Complaint handling guide for agencies during a crisisDate posted:
The Victorian Ombudsman has drawn on the experience of government agencies to create a new guide to help those involved in emergency response work to deal with complaints about their programs.
As pandemic programs wind up and staff move on, we wanted to learn from what happened and share the knowledge.
This guide sets out 12 key lessons for handling complaints in emergency response and relief programs. They represent the collective wisdom of the agency officers, and of our office.
Victorian Ombudsman Deborah Glass: "This guide draws on what very different agencies did in response to crisis. The best put complaint handling front and centre and evolved as they went. We engaged with staff from four programs, and I thank them for their openness and willingness both to learn and to share, before their hard-won knowledge was scattered to the winds."
Helping Victorians in a crisis is a growing reality for agencies, government departments, councils, charities and community groups. The COVID-19 pandemic highlighted the difficulties in responding quickly and appropriately to an emergency.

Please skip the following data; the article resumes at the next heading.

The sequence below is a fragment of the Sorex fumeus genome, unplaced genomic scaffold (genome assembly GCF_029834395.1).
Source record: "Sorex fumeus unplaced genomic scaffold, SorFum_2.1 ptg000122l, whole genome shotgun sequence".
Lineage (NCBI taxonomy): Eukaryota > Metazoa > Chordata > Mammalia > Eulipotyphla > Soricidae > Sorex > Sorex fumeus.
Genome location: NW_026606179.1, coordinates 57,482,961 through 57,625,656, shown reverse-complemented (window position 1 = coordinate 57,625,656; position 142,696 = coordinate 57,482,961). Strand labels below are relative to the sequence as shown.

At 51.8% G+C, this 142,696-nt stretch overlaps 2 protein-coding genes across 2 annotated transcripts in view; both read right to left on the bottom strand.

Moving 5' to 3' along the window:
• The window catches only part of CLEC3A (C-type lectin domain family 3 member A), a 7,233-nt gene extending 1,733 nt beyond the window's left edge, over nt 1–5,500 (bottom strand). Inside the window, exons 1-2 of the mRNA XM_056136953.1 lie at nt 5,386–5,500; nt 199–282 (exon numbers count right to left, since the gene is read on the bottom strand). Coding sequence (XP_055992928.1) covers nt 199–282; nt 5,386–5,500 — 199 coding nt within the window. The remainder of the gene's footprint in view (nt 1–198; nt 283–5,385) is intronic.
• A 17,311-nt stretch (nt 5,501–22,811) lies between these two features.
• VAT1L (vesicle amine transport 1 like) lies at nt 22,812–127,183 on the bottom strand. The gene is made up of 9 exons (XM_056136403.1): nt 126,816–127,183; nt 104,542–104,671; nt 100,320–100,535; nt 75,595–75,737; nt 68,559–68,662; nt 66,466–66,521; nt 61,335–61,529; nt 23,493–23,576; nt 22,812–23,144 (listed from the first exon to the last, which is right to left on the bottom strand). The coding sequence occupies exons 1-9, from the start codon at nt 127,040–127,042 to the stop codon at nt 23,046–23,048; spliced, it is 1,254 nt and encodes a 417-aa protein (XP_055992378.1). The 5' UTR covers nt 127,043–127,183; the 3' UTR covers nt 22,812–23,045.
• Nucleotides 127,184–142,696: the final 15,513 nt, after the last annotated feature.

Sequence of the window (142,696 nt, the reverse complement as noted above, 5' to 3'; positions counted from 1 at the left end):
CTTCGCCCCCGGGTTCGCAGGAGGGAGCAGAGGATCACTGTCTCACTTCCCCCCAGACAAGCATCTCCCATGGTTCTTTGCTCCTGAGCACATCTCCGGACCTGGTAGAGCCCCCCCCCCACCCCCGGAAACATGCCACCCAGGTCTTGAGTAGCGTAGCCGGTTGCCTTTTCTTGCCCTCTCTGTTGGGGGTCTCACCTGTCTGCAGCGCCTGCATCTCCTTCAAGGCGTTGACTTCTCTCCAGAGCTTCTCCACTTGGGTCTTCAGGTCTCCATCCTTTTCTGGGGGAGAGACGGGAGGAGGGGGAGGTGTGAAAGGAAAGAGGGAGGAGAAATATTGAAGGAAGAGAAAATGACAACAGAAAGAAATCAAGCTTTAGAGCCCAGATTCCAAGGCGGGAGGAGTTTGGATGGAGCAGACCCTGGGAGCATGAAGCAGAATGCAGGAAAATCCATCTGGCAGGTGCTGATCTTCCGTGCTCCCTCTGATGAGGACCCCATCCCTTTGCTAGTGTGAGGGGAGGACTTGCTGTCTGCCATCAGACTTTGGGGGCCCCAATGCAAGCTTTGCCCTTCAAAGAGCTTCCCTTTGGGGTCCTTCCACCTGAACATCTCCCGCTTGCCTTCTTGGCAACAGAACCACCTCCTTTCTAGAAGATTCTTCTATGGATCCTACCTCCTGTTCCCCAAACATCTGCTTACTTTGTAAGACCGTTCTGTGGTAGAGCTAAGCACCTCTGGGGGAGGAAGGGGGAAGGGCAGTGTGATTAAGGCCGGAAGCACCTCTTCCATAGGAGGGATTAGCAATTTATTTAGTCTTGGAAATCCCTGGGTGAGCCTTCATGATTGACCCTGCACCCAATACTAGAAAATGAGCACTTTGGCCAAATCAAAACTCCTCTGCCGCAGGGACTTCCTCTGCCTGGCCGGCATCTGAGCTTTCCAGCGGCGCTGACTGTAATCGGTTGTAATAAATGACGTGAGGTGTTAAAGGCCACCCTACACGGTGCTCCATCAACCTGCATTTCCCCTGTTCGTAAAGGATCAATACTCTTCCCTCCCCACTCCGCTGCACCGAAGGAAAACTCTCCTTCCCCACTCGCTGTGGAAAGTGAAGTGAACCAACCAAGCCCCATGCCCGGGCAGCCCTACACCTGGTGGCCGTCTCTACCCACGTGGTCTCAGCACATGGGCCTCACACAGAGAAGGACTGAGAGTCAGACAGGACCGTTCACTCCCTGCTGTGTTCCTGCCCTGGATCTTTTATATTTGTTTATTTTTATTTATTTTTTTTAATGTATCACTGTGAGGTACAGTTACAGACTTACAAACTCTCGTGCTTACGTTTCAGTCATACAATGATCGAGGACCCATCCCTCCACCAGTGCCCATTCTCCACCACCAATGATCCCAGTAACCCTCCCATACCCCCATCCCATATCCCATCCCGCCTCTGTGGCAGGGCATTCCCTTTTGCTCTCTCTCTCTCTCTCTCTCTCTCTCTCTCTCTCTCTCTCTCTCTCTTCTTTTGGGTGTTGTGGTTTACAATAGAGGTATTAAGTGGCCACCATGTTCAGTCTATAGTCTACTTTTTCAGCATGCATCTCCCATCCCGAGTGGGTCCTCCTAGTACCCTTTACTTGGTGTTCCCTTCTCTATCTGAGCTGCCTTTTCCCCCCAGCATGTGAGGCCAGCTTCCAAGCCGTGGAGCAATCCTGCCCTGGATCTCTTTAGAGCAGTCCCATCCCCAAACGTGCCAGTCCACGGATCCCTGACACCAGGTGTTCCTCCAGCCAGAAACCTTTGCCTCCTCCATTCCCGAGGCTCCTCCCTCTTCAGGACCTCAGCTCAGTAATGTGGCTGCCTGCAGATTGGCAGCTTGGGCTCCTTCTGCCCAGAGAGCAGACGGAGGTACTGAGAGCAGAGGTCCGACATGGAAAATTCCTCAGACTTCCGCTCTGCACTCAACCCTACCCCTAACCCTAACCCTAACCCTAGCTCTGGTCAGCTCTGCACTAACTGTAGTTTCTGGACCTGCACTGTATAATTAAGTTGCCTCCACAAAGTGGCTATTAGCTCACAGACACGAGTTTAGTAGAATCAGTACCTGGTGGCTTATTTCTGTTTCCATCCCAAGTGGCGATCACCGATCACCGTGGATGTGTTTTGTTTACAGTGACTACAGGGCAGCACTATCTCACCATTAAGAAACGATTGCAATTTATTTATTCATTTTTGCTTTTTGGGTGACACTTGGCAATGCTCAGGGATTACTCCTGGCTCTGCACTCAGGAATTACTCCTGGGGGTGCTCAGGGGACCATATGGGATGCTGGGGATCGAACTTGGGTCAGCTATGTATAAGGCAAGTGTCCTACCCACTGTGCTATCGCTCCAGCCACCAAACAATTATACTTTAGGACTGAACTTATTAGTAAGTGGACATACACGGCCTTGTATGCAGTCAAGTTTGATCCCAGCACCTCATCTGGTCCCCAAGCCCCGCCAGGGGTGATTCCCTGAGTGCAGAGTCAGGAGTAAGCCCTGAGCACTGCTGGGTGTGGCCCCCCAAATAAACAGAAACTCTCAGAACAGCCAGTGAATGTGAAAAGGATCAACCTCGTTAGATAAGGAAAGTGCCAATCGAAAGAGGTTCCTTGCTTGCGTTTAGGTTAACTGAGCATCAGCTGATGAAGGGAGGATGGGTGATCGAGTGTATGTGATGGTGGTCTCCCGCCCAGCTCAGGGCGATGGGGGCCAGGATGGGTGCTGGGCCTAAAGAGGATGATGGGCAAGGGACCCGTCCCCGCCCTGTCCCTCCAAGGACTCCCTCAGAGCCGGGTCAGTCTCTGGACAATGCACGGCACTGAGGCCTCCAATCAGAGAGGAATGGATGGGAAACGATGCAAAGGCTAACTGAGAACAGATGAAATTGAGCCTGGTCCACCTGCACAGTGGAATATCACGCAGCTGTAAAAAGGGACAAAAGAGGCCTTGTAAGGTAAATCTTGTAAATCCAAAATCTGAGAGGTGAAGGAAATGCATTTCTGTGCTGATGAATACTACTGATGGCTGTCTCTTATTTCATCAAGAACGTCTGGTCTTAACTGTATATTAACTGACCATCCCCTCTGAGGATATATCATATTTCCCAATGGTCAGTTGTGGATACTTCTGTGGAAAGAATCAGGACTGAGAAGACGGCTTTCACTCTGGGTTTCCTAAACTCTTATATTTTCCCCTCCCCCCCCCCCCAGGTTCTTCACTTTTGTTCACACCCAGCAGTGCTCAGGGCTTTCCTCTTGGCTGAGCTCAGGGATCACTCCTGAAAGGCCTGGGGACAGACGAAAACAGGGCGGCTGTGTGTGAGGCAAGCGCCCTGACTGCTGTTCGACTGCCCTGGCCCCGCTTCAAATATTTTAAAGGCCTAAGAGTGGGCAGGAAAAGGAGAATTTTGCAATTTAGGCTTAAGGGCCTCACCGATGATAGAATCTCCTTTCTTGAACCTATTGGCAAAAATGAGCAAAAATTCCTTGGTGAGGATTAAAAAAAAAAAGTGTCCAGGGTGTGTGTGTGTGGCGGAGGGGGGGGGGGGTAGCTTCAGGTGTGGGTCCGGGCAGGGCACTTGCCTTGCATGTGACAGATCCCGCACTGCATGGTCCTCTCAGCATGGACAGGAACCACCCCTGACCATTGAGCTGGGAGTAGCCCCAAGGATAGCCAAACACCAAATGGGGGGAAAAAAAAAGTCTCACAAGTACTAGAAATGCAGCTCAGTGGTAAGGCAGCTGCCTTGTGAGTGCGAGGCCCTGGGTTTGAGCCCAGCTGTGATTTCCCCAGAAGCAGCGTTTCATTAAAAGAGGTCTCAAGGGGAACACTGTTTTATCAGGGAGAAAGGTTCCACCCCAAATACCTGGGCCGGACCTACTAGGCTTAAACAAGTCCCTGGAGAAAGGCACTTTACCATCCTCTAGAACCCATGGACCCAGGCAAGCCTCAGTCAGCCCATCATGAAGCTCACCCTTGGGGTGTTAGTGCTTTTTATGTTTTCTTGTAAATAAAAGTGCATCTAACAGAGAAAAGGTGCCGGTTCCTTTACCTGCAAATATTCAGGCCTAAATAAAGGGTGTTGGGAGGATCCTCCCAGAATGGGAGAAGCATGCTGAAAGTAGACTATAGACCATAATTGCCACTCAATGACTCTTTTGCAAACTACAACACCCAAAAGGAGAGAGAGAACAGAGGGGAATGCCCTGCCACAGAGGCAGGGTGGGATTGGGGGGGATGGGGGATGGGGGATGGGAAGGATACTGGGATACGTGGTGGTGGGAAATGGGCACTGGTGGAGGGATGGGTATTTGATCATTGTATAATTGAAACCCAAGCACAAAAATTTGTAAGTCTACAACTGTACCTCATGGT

Amid the haste to get appropriate help to those who require it urgently, the need for a well-planned complaint handling process to accompany government programs should always be among top priorities “You can guarantee if you are running an emergency response and relief program, you will get complaints” said Ombudsman Deborah Glass.
During the pandemic some agencies managed complaints well. Others struggled to deal with high volumes of complaints on top of the other pressures they faced.
The guide details the complaint handling efforts of four pandemic response and relief programs, with staff sharing what worked well, what they would do differently next time, and other advice for grappling with future emergencies.
The four programs included in the guide – financial support for small business, grants to boost residential construction, quarantine services, and quick rent dispute resolution – present a useful snapshot of how agencies can prepare for the next crisis.
Ms. Glass: “This, then, is the opportunity: for others to get a faster start when faced with the next crisis. Because crisis is a certainty, whenever or however it next evolves. And the more we can learn from the last one, the better we will handle it. My advice to all public organisations – keep this Guide close by.”
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